The prisoners defy the farmers’ worst expectations. Some of them deny any adherence to the Nazi cause; some are barely out of their teens; one, obviously educated and cultured, speaks English well enough to develop a friendship with Charlotte’s family. The community’s resistance to their presence gradually ebbs. Then Charlotte’s son returns from fighting the Nazis, only to find them harvesting cherries in his own back yard.

In this beautifully written and poignant story, Lucy Sanna explores the complexity of love and loyalty in a world where even the distant echoes of war prove impossible to ignore.

Friday, August 14, 2015

Author or Characters?

A few weeks ago, I interviewed Glen Craney for New Books in Historical Fiction. I wrote about that interview and his book, as I usually do, on the week when the interview went live. Even at the time, I meant to revisit the discussion to pick up on a point he made that I found particularly interesting (there were many such points, actually—it was a great interview, and he had lots of fascinating things to say). Specifically, he mentioned that readers sometimes conflate his point of view with his characters’.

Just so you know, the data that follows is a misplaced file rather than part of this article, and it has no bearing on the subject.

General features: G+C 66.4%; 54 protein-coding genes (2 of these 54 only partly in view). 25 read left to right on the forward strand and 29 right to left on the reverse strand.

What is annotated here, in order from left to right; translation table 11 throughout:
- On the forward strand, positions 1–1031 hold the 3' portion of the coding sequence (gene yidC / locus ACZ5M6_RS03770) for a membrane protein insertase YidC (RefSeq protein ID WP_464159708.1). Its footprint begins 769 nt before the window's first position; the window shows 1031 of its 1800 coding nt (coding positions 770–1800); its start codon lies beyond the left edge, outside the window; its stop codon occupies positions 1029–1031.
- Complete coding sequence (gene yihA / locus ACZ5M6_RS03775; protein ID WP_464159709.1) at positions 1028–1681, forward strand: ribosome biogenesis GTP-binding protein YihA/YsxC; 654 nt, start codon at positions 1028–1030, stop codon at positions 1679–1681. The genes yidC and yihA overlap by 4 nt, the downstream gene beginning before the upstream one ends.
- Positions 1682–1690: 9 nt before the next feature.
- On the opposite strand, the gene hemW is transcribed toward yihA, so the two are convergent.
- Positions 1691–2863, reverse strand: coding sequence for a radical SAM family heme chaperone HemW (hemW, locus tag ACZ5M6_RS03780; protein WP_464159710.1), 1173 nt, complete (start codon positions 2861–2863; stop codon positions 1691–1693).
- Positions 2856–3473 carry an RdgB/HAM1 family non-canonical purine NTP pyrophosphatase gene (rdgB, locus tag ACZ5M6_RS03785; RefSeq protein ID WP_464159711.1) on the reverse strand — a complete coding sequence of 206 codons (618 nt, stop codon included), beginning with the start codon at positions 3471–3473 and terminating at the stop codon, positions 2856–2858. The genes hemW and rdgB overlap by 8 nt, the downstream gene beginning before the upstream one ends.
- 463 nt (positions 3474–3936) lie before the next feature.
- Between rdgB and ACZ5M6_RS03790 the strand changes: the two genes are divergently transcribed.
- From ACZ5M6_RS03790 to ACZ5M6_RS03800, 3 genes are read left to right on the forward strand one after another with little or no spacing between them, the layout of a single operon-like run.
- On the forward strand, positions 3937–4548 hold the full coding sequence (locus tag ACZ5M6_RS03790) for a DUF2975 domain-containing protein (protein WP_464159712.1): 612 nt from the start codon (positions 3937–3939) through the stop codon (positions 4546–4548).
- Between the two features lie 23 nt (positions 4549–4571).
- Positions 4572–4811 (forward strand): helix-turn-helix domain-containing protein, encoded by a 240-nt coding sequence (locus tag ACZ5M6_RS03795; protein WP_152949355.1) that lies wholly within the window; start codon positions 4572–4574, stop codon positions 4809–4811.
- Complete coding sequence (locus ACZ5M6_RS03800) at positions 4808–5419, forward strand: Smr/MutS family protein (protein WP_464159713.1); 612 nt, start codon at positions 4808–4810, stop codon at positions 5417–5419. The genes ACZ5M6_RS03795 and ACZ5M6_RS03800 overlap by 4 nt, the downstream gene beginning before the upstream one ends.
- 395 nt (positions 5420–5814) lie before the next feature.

In The Spider and the Stone, Craney tells the story of Scotland’s First War of Independence from the perspective of the Scots, most notably but not exclusively Sir James Douglass, the friend and staunch supporter of Robert the Bruce, the eventual if temporary winner of that war. From the viewpoint of the Scots, the English and their king, Edward I Longshanks, are heartless invaders, opportunistically profiting from the inability of the Scots clans to settle on a leader. In brief, the English don’t come off well in this story, and readers—perhaps understandably—see the author, too, as arguing for the Scots side.